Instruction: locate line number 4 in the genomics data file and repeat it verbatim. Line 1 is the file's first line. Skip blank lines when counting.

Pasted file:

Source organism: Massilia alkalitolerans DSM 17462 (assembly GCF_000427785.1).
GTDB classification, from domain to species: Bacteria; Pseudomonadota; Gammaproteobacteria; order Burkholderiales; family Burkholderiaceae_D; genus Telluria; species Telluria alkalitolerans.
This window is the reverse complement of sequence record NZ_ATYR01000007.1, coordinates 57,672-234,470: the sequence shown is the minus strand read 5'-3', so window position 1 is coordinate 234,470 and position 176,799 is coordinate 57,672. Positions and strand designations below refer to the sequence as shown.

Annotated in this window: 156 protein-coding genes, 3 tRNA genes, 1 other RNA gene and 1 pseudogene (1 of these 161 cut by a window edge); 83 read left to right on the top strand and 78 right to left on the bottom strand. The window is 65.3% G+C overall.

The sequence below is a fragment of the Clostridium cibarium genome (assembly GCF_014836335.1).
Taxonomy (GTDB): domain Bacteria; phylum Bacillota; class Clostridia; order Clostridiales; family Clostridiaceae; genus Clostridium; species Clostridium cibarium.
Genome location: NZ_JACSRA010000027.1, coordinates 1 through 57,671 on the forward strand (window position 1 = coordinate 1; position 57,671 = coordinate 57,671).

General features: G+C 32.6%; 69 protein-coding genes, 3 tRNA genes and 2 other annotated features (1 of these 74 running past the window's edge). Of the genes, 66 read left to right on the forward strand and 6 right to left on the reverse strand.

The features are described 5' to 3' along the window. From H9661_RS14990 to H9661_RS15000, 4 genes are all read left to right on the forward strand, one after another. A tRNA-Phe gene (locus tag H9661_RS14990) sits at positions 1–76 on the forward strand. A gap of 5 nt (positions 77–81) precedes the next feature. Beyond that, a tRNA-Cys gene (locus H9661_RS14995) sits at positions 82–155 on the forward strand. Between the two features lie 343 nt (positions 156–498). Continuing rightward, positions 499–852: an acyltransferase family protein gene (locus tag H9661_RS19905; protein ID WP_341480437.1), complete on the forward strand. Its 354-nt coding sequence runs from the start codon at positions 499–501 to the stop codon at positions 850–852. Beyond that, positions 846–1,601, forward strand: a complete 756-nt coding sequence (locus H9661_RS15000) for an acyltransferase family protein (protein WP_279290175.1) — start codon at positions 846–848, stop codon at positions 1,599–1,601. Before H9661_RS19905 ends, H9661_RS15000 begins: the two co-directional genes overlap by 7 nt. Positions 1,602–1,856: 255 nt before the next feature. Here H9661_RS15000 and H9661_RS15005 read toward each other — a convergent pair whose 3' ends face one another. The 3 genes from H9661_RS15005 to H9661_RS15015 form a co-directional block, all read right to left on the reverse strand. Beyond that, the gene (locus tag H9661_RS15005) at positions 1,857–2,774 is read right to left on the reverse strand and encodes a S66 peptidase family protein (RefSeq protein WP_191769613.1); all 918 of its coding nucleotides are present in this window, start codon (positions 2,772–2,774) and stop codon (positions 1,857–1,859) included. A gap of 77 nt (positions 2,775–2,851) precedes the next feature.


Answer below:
Annotated in this window: 156 protein-coding genes, 3 tRNA genes, 1 other RNA gene and 1 pseudogene (1 of these 161 cut by a window edge); 83 read left to right on the top strand and 78 right to left on the bottom strand. The window is 65.3% G+C overall.